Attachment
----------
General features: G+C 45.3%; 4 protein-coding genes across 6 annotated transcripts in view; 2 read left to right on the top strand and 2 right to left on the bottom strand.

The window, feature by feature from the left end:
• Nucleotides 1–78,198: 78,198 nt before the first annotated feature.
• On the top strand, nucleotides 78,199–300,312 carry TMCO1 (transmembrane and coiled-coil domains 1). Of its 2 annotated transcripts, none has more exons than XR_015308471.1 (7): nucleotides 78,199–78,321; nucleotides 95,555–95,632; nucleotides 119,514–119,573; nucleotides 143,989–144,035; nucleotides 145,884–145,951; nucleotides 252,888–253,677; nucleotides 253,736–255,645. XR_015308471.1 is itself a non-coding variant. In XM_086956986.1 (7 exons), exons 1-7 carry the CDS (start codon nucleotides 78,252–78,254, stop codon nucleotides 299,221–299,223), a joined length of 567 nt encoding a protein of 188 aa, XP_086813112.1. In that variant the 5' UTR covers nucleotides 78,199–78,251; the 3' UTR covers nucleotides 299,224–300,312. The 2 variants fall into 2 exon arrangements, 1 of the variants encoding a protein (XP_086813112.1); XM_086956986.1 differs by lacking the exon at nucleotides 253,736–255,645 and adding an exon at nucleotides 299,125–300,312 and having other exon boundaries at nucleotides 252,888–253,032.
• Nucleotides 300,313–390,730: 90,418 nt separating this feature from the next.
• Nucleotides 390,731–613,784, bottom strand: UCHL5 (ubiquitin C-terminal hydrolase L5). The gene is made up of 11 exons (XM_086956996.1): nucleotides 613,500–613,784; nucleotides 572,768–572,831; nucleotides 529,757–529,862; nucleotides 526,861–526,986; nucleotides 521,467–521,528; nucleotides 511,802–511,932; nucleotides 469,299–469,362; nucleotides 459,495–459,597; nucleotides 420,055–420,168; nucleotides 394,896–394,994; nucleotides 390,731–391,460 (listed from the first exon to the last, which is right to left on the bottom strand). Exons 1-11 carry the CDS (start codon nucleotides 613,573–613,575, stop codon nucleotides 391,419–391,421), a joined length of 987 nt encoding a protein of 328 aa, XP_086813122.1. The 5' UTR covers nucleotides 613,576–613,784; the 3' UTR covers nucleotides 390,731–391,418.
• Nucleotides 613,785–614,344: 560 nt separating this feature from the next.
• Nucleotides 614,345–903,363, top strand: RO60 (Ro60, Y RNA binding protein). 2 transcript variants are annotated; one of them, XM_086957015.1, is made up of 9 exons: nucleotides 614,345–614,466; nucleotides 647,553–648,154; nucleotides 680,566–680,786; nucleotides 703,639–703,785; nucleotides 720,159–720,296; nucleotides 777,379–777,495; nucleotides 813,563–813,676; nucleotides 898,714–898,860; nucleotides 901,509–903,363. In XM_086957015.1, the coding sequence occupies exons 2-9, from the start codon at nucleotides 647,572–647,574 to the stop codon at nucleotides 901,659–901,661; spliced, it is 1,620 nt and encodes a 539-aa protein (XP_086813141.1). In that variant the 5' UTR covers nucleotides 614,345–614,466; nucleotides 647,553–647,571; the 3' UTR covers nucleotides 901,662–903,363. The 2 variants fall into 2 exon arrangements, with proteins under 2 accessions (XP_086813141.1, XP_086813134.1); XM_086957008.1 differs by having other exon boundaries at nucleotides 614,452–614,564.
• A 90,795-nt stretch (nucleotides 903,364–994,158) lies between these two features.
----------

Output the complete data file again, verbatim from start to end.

General features: G+C 45.3%; 4 protein-coding genes across 6 annotated transcripts in view; 2 read left to right on the top strand and 2 right to left on the bottom strand.

The window, feature by feature from the left end:
• Nucleotides 1–78,198: 78,198 nt before the first annotated feature.
• On the top strand, nucleotides 78,199–300,312 carry TMCO1 (transmembrane and coiled-coil domains 1). Of its 2 annotated transcripts, none has more exons than XR_015308471.1 (7): nucleotides 78,199–78,321; nucleotides 95,555–95,632; nucleotides 119,514–119,573; nucleotides 143,989–144,035; nucleotides 145,884–145,951; nucleotides 252,888–253,677; nucleotides 253,736–255,645. XR_015308471.1 is itself a non-coding variant. In XM_086956986.1 (7 exons), exons 1-7 carry the CDS (start codon nucleotides 78,252–78,254, stop codon nucleotides 299,221–299,223), a joined length of 567 nt encoding a protein of 188 aa, XP_086813112.1. In that variant the 5' UTR covers nucleotides 78,199–78,251; the 3' UTR covers nucleotides 299,224–300,312. The 2 variants fall into 2 exon arrangements, 1 of the variants encoding a protein (XP_086813112.1); XM_086956986.1 differs by lacking the exon at nucleotides 253,736–255,645 and adding an exon at nucleotides 299,125–300,312 and having other exon boundaries at nucleotides 252,888–253,032.
• Nucleotides 300,313–390,730: 90,418 nt separating this feature from the next.
• Nucleotides 390,731–613,784, bottom strand: UCHL5 (ubiquitin C-terminal hydrolase L5). The gene is made up of 11 exons (XM_086956996.1): nucleotides 613,500–613,784; nucleotides 572,768–572,831; nucleotides 529,757–529,862; nucleotides 526,861–526,986; nucleotides 521,467–521,528; nucleotides 511,802–511,932; nucleotides 469,299–469,362; nucleotides 459,495–459,597; nucleotides 420,055–420,168; nucleotides 394,896–394,994; nucleotides 390,731–391,460 (listed from the first exon to the last, which is right to left on the bottom strand). Exons 1-11 carry the CDS (start codon nucleotides 613,573–613,575, stop codon nucleotides 391,419–391,421), a joined length of 987 nt encoding a protein of 328 aa, XP_086813122.1. The 5' UTR covers nucleotides 613,576–613,784; the 3' UTR covers nucleotides 390,731–391,418.
• Nucleotides 613,785–614,344: 560 nt separating this feature from the next.
• Nucleotides 614,345–903,363, top strand: RO60 (Ro60, Y RNA binding protein). 2 transcript variants are annotated; one of them, XM_086957015.1, is made up of 9 exons: nucleotides 614,345–614,466; nucleotides 647,553–648,154; nucleotides 680,566–680,786; nucleotides 703,639–703,785; nucleotides 720,159–720,296; nucleotides 777,379–777,495; nucleotides 813,563–813,676; nucleotides 898,714–898,860; nucleotides 901,509–903,363. In XM_086957015.1, the coding sequence occupies exons 2-9, from the start codon at nucleotides 647,572–647,574 to the stop codon at nucleotides 901,659–901,661; spliced, it is 1,620 nt and encodes a 539-aa protein (XP_086813141.1). In that variant the 5' UTR covers nucleotides 614,345–614,466; nucleotides 647,553–647,571; the 3' UTR covers nucleotides 901,662–903,363. The 2 variants fall into 2 exon arrangements, with proteins under 2 accessions (XP_086813141.1, XP_086813134.1); XM_086957008.1 differs by having other exon boundaries at nucleotides 614,452–614,564.
• A 90,795-nt stretch (nucleotides 903,364–994,158) lies between these two features.